State of the Cincinnati Bengals — Big Questions About Big Contracts at Wide Receiver

The Cincinnati Bengals head into the offseason with all the leverage when it comes to keeping the Ja'Marr Chase-Tee Higgins tandem together.

The Cincinnati Bengals had arguably the best wide receiver trio in the league for three seasons, as Ja’Marr Chase, Tee Higgins, and Tyler Boyd played huge roles in helping the team win two division titles and five playoff games while on the way to a Super Bowl appearance.

The Bengals ran 1,694 plays with all three on the field at the same time — the last of which was an incomplete pass intended for Higgins on 4th-and-27 with 1:14 remaining in the Week 17 loss at Kansas City.

State of the Bengals Franchise: Wide Receivers

The chances of there being a 1,695th snap with the trio in tiger stripes are close to zero.

As we continue our look at the state of each position group heading into the offseason — following looks at quarterback and running back — wide receiver is where the biggest and most important question resides.

Can the Bengals keep Higgins around for 2024 — and possibly beyond?

Let’s take a look at each wide receiver on the 2023 roster and what to expect in 2024, followed by an overall assessment of the group, and where it could be headed.

Ja’Marr Chase (Signed Through 2024)

Chase is coming off his third consecutive 1,000-yard season and Pro Bowl selection, and he is eligible for a contract extension that could reset the entire wide receiver market.

The Bengals want to keep him paired with QB Joe Burrow for as long as possible, and the expectation is that they will negotiate to make that happen this offseason. Still, Chase has talked about wanting to wait for Justin Jefferson to sign his deal first, and that may not happen this offseason, as the Minnesota Vikings have already used their fifth-year option on him.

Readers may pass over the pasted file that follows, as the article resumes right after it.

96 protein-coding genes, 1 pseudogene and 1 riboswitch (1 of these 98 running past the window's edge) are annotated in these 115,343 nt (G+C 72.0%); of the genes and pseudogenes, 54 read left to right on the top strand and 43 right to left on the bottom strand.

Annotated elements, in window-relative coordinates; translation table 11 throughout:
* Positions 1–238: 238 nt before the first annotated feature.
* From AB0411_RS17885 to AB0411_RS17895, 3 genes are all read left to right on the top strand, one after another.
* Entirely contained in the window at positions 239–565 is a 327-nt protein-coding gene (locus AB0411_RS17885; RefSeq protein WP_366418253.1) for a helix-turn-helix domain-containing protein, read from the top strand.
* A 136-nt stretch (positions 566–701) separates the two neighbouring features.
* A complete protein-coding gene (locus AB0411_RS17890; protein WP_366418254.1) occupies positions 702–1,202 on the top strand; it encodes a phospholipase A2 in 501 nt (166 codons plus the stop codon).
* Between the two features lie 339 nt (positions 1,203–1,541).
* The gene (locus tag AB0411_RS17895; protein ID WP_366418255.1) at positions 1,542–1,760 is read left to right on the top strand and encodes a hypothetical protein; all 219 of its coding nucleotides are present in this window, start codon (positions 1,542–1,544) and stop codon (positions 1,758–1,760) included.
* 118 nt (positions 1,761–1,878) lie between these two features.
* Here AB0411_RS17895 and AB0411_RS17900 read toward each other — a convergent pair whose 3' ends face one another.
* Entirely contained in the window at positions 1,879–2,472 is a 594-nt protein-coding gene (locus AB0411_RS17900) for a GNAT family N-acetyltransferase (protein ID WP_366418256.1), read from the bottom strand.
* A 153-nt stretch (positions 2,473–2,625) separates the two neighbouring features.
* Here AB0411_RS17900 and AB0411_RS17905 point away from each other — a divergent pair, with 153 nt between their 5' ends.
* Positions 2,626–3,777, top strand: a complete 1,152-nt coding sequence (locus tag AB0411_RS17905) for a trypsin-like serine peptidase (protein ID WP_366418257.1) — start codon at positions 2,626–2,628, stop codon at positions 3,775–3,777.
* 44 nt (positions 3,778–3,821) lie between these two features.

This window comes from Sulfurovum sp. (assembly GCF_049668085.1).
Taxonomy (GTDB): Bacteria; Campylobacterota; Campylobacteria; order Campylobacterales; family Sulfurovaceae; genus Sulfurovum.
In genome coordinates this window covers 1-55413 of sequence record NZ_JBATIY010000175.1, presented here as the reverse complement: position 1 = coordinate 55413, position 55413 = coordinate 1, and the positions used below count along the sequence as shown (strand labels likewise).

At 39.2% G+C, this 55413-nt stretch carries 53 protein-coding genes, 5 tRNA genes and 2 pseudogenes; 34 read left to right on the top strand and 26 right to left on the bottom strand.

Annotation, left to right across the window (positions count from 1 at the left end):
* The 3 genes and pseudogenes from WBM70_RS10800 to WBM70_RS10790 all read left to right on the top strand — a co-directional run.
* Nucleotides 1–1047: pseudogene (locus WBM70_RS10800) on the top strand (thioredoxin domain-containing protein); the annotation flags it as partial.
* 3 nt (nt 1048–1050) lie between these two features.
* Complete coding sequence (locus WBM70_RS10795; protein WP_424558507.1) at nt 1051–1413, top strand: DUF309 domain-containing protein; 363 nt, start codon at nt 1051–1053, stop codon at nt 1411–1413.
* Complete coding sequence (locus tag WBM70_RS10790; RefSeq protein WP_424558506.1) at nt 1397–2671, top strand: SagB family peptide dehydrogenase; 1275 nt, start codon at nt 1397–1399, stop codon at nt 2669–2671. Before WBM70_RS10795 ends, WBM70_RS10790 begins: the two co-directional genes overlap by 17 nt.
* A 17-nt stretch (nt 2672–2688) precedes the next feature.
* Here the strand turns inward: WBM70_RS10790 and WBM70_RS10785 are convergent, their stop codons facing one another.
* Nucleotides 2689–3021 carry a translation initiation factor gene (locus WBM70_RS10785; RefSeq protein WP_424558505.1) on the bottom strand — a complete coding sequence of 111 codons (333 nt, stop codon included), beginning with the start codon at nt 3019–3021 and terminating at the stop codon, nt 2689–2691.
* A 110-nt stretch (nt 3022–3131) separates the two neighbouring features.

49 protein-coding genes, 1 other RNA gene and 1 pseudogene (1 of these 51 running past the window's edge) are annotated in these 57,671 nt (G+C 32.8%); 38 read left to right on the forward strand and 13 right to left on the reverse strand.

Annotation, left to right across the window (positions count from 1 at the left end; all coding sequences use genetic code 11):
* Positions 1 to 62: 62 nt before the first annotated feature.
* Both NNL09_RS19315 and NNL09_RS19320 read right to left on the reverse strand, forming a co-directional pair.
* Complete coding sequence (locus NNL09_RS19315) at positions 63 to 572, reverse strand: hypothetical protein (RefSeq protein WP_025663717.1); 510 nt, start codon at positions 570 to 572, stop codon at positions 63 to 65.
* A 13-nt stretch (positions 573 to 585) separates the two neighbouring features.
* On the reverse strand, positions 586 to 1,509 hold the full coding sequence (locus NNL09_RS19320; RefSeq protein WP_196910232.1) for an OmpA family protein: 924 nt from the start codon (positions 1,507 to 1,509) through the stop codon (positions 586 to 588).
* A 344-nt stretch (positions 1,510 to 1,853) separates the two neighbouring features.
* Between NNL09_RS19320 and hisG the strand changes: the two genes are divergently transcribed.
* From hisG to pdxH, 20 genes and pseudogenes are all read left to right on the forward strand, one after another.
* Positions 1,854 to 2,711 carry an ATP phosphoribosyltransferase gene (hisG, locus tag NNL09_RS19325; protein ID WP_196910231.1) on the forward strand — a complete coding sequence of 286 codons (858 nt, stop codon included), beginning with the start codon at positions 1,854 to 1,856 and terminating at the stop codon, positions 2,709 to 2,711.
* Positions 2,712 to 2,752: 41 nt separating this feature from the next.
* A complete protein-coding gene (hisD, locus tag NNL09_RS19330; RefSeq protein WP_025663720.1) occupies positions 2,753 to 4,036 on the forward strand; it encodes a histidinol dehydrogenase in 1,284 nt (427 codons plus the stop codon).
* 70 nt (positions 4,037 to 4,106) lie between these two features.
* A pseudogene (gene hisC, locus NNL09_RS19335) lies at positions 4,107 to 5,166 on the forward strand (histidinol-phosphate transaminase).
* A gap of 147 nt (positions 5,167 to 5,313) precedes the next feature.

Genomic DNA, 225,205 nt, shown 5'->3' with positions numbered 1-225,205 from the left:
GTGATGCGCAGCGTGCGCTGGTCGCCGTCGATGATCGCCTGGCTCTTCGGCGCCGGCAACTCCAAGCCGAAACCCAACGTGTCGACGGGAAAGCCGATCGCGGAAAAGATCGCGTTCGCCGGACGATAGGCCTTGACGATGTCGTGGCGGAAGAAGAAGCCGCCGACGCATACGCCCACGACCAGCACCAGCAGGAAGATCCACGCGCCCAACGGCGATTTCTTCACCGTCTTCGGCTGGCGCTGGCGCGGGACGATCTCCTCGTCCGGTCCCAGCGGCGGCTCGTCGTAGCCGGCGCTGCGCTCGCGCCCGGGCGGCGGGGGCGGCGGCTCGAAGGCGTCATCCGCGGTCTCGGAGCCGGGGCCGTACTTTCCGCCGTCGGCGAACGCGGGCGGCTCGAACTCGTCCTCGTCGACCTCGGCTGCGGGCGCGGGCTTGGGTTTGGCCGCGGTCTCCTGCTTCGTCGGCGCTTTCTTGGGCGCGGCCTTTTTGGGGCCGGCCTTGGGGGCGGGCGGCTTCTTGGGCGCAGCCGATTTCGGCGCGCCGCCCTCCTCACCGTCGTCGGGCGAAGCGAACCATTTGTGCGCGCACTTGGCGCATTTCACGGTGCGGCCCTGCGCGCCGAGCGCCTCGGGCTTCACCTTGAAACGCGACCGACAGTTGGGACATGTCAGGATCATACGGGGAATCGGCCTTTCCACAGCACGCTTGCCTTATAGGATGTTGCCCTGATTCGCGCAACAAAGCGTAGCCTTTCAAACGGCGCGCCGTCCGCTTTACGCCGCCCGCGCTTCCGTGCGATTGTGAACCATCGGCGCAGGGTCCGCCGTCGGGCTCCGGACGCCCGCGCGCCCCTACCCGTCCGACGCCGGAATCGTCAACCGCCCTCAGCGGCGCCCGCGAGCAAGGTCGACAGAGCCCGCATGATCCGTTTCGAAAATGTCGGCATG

Chase is going to be the focal point of the receiver group for years to come. It just comes down to the timing for finalizing his massive deal.

Tee Higgins (Unrestricted Free Agent)

Burrow stoked some optimism with his comments at his news conference the day after the season ended, saying, “Everyone’s expectation is that Tee is going to be back.”

Yes, this scenario was discussed when Burrow and the Bengals were working out his deal, but a good-faith promise saying they plan to keep Higgins could still be upended if Higgins doesn’t think the offer is good enough, or if he wants to go somewhere else to be a WR1 — or both.

Still, the Bengals have all the leverage with the ability to use the franchise tag on Higgins, and they can keep him around for another season at roughly $21 million. No matter how much Higgins wants to be a WR1, or how much he would be disappointed by not getting a long-term deal done, he’s not sitting out and giving up that much guaranteed money — especially knowing the Bengals could turn around and tag him for the same amount next year.

Chance of return: 80%

Tyler Boyd (Unrestricted Free Agent)

Boyd is the consummate professional who played a key role as the bridge from the Marvin Lewis regime to the Zac Taylor era, and he’s liked and respected by everyone in the building.

MORE: Cincinnati Bengals Were Among the Best in the League in 2 Key Categories, Setting Stage for 2024

But given the huge contracts the Bengals have allotted elsewhere, with another one or two to come in the receiver room, there likely isn’t room for a slot receiver who will turn 30 in the middle of next season.